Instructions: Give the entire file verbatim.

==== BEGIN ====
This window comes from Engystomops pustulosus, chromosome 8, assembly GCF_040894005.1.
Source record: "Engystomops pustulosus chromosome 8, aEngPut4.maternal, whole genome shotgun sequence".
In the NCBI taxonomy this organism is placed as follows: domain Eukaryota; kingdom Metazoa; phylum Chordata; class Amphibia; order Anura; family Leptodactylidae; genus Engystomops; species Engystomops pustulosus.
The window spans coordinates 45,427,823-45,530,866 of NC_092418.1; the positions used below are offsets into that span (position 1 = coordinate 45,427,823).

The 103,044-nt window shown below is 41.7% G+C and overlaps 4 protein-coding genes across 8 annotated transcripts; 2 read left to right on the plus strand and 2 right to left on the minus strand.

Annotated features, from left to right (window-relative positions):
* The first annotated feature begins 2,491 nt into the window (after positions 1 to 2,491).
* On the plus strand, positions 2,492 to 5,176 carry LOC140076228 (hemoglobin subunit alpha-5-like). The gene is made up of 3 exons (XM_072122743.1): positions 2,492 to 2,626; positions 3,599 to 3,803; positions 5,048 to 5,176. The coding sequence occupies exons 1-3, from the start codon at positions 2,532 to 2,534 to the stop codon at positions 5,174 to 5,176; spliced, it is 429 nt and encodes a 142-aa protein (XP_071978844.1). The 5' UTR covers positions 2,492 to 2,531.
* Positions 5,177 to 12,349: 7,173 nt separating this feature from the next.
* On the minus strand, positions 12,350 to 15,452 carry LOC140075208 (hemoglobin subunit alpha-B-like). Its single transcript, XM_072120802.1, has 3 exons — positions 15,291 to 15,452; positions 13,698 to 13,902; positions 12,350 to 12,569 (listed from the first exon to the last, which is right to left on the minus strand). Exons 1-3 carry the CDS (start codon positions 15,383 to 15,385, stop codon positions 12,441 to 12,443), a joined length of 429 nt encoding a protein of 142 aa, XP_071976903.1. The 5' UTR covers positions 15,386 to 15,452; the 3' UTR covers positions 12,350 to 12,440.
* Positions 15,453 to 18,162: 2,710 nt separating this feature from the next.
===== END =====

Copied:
This window comes from Engystomops pustulosus, chromosome 8, assembly GCF_040894005.1.
Source record: "Engystomops pustulosus chromosome 8, aEngPut4.maternal, whole genome shotgun sequence".
In the NCBI taxonomy this organism is placed as follows: domain Eukaryota; kingdom Metazoa; phylum Chordata; class Amphibia; order Anura; family Leptodactylidae; genus Engystomops; species Engystomops pustulosus.
The window spans coordinates 45,427,823-45,530,866 of NC_092418.1; the positions used below are offsets into that span (position 1 = coordinate 45,427,823).

The 103,044-nt window shown below is 41.7% G+C and overlaps 4 protein-coding genes across 8 annotated transcripts; 2 read left to right on the plus strand and 2 right to left on the minus strand.

Annotated features, from left to right (window-relative positions):
* The first annotated feature begins 2,491 nt into the window (after positions 1 to 2,491).
* On the plus strand, positions 2,492 to 5,176 carry LOC140076228 (hemoglobin subunit alpha-5-like). The gene is made up of 3 exons (XM_072122743.1): positions 2,492 to 2,626; positions 3,599 to 3,803; positions 5,048 to 5,176. The coding sequence occupies exons 1-3, from the start codon at positions 2,532 to 2,534 to the stop codon at positions 5,174 to 5,176; spliced, it is 429 nt and encodes a 142-aa protein (XP_071978844.1). The 5' UTR covers positions 2,492 to 2,531.
* Positions 5,177 to 12,349: 7,173 nt separating this feature from the next.
* On the minus strand, positions 12,350 to 15,452 carry LOC140075208 (hemoglobin subunit alpha-B-like). Its single transcript, XM_072120802.1, has 3 exons — positions 15,291 to 15,452; positions 13,698 to 13,902; positions 12,350 to 12,569 (listed from the first exon to the last, which is right to left on the minus strand). Exons 1-3 carry the CDS (start codon positions 15,383 to 15,385, stop codon positions 12,441 to 12,443), a joined length of 429 nt encoding a protein of 142 aa, XP_071976903.1. The 5' UTR covers positions 15,386 to 15,452; the 3' UTR covers positions 12,350 to 12,440.
* Positions 15,453 to 18,162: 2,710 nt separating this feature from the next.